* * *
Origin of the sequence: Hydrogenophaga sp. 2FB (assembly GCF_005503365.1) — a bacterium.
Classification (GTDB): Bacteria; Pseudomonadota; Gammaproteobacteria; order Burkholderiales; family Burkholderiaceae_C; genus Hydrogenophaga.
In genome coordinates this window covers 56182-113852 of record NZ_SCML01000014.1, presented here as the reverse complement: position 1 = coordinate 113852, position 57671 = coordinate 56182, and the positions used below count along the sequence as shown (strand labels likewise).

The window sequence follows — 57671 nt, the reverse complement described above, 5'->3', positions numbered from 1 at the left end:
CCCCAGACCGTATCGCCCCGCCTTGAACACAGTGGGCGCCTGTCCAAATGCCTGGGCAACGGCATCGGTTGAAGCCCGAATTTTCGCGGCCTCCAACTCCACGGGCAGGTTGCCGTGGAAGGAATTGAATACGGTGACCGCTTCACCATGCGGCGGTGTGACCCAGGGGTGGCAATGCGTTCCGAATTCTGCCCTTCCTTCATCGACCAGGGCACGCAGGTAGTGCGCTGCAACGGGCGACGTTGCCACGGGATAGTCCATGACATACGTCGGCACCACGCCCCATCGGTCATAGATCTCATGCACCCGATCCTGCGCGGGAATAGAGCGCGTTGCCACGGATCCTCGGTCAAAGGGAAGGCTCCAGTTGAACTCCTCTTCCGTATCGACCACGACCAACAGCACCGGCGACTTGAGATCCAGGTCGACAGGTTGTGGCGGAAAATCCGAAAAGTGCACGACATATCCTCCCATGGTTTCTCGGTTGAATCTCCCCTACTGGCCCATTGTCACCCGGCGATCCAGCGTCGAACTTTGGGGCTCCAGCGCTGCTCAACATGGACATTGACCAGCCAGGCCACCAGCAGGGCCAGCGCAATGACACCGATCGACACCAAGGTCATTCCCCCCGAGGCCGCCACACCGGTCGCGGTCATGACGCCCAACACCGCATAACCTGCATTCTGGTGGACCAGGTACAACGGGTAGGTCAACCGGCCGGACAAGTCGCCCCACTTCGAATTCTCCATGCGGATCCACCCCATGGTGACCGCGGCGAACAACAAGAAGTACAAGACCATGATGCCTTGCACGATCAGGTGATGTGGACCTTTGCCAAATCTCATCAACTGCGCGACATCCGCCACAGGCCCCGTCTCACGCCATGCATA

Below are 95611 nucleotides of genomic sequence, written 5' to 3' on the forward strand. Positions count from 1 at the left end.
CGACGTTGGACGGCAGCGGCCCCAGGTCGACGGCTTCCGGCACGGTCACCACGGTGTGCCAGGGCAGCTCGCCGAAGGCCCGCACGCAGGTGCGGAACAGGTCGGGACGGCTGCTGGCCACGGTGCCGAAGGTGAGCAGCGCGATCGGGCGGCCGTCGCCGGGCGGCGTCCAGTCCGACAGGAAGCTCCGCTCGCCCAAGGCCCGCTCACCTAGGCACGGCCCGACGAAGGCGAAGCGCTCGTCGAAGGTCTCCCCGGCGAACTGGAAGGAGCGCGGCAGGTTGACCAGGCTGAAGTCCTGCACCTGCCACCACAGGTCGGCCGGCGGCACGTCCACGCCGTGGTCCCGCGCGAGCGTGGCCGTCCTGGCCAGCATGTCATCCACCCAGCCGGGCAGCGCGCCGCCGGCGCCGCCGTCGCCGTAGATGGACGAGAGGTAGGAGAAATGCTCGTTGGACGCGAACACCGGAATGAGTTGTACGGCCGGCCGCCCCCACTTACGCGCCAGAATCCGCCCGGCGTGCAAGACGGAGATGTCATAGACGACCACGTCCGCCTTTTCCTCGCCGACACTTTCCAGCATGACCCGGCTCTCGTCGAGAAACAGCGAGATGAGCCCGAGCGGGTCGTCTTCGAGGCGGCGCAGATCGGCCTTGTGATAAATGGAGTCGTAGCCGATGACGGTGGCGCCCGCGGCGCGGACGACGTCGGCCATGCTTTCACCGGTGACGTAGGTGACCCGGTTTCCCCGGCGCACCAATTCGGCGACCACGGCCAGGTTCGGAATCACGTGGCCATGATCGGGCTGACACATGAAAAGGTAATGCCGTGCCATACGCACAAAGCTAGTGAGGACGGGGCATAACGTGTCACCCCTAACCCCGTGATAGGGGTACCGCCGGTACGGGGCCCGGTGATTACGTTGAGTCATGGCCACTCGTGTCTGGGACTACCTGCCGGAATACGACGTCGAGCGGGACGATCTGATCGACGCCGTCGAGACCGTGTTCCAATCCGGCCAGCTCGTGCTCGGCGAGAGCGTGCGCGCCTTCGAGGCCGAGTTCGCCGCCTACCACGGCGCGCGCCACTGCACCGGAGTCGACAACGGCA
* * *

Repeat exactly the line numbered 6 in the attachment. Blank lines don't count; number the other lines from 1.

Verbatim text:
Below are 95611 nucleotides of genomic sequence, written 5' to 3' on the forward strand. Positions count from 1 at the left end.